The Lens Corrections panel in Lightroom is definitely not one of the most talked-about features in the Lightroom ecosystem. However, there are a few features within the panel which are really useful during digital image post-processing.
Lightroom Lens Corrections panel is all about adjusting your image to take into account lens distortion from the lens you used to capture your digital image. Before we describe what the Lightroom Lens Correction panel does, its worth to understand what lens distortion is, why it occurs, and therefore why it is often desirable to correct it in our digital images.
- Lens Distortion
- Lightroom Lens Corrections
- Reference Material
Most commercially available camera lenses are made up of several pieces of glass which bend light entering at the front of the lens onto the cameras sensor (or film for non-digital cameras). The glass used is slightly spherical. In fact, the wider angle the lens is, the more spherical the glass needs to be; in order to reflect and bend light from a much broader field of view.
The different distortions that this creates we will cover in a moment. Firstly though, it is worth to understand that:
- Because lenses by design need to use spherical glass, it means that when you point your lens at an object, the objects at the centre of the lens are slightly closer to the glass than the objects at the edges of the glass.
This difference in distance is of course only very small, but it is enough to cause optical aberrations in your images. Namely that the image that the camera’s sensor sees and records, is more magnified in the centre than it is at the edges. Hence the image appears to have a slight curvature.
Generally speaking, expensive prime lenses are less prone to distortion effects than their cheaper cousins. However, there are specialist lenses such as a Fish-Eye, which deliberately use the distortion effect.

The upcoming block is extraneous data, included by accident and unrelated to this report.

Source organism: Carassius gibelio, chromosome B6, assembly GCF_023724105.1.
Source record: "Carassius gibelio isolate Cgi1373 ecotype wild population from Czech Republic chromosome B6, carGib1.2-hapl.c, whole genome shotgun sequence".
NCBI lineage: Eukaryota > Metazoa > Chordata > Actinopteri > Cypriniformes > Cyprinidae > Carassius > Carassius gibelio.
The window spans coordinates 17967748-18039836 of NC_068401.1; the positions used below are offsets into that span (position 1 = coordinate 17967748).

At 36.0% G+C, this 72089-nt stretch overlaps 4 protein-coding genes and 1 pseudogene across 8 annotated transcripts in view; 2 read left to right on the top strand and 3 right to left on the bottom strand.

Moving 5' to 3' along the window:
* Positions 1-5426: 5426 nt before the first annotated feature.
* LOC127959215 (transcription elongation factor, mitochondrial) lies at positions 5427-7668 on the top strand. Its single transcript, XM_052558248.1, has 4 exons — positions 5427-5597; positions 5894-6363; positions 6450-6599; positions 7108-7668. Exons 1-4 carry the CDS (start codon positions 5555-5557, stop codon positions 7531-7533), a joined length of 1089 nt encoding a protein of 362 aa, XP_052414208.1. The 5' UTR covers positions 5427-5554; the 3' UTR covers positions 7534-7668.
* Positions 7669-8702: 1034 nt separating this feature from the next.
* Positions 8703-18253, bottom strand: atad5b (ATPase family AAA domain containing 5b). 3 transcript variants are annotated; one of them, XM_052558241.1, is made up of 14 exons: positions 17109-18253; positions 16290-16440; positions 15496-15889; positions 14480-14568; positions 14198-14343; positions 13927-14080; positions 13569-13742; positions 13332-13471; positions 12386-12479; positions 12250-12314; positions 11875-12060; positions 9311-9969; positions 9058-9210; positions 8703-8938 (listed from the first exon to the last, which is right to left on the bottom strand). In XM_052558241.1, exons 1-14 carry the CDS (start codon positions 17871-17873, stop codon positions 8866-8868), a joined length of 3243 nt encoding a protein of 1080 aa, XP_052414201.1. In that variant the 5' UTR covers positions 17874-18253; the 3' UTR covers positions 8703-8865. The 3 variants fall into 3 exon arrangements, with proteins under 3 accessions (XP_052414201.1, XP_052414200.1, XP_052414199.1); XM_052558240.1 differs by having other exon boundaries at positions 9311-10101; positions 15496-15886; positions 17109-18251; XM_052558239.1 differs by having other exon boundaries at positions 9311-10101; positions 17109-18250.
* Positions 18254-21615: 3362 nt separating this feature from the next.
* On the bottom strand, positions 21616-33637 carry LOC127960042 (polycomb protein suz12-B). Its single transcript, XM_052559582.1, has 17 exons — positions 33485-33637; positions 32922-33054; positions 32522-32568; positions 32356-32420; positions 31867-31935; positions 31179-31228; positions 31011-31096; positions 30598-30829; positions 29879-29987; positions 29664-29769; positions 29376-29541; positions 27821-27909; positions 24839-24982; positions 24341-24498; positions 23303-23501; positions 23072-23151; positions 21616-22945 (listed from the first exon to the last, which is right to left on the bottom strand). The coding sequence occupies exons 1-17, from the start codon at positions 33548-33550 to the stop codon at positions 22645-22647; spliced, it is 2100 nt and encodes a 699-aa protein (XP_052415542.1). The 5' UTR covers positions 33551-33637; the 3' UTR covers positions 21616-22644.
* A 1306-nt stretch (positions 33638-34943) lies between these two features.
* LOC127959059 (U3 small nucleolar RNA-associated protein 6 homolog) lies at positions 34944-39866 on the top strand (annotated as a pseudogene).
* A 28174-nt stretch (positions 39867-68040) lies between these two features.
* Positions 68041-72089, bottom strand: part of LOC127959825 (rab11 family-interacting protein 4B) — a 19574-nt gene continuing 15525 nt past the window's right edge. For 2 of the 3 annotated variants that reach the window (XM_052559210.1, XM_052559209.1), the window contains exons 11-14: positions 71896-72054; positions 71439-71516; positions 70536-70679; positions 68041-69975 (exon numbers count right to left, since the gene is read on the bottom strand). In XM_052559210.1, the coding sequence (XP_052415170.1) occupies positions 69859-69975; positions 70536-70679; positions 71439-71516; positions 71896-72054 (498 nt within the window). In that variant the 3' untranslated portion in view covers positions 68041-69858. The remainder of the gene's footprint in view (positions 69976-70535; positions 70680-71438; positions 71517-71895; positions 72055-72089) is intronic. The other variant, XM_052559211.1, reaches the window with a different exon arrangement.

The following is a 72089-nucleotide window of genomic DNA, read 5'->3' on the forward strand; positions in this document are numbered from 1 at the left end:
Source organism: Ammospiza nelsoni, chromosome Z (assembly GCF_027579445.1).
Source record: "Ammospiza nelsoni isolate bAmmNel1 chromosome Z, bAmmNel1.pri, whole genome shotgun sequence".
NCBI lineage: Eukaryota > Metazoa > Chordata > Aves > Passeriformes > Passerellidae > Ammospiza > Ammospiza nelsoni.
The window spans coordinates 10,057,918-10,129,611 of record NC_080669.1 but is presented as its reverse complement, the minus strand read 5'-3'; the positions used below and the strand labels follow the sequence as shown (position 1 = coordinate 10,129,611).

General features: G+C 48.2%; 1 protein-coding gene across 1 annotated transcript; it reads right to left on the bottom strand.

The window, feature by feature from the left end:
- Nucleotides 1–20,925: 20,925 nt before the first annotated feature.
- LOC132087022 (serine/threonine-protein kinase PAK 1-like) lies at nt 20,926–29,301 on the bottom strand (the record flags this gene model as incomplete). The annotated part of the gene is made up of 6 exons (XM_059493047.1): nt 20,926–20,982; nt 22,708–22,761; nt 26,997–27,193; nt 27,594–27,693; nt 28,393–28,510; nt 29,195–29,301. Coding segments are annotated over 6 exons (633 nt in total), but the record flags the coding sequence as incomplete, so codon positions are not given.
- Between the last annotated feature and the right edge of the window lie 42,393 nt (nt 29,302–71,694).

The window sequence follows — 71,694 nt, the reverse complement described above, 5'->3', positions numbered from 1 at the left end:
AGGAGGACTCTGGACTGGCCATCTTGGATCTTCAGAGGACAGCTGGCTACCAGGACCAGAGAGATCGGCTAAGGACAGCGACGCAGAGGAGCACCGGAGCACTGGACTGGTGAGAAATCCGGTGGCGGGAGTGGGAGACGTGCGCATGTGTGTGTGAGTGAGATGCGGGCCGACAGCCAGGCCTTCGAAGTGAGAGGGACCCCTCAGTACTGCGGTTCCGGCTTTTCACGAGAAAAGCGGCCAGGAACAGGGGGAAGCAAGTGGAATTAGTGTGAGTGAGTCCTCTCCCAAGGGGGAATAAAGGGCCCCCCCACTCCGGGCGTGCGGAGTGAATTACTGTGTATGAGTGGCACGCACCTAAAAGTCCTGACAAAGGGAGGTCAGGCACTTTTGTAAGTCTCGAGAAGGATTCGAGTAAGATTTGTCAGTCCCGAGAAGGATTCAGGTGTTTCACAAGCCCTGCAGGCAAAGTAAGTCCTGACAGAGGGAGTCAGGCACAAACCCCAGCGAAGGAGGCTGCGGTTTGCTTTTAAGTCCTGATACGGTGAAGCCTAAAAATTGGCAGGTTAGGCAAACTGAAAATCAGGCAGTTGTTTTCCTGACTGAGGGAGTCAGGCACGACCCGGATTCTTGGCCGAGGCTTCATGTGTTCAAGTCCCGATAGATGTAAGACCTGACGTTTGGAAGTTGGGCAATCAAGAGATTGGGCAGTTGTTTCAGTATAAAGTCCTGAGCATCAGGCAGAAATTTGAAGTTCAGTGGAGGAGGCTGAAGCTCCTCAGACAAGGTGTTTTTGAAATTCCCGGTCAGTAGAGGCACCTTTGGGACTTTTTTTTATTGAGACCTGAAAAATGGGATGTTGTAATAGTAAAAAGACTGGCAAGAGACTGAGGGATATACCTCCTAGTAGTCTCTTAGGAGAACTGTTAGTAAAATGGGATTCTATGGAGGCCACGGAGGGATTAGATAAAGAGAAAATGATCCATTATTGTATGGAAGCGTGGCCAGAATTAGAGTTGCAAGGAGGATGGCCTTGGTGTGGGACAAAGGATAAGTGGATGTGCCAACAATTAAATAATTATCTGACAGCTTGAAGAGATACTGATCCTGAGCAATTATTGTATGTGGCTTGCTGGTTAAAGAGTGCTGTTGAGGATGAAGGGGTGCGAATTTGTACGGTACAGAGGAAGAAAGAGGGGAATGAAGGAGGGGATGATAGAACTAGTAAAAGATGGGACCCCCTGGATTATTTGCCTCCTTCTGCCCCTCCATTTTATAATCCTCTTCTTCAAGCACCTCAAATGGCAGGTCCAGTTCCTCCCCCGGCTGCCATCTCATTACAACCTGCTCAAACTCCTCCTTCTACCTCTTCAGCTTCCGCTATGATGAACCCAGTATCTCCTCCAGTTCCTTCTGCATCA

Following the principles above, the most basic type of distortion you will get in your images is barrel distortion. i.e. The centre of the image is more magnified than the edges of the image. You will typically notice this type of distortion with wide-angle lenses. But, it also happens in telephoto lenses at the wider focal lengths. e.g. a 100-400mm lens may have noticeable barrel distortion at 100mm, and no distortion at 400mm.
Pincushion distortion is the opposite of barrel distortion, whereby the portions at the edges appear more magnified at the edges. This phenomenon is prevalent in telephoto lenses at the longer focal lengths.
You may also notice the effect if you are a binoculars user.
Moustache distortion is rare in modern lenses, but not so rare that you will never see it. It is a complex mixture of both pincushion and barrel distortion, and starts as a barrel distortion at the edges of the image and gradually turns into pincushion distortion in the centre of the image.
Chromatic aberrations are a form of optical distortion caused by a failure of the lens to focus all of the colours to the same point. It can either be caused because:
- The wavelengths of light are focussed at different positions in the focal plane, due to the optical distortions and/or magnifications present in the lens by design.
- The wavelengths of light are focused at different distances from the lens, due to focus shifts.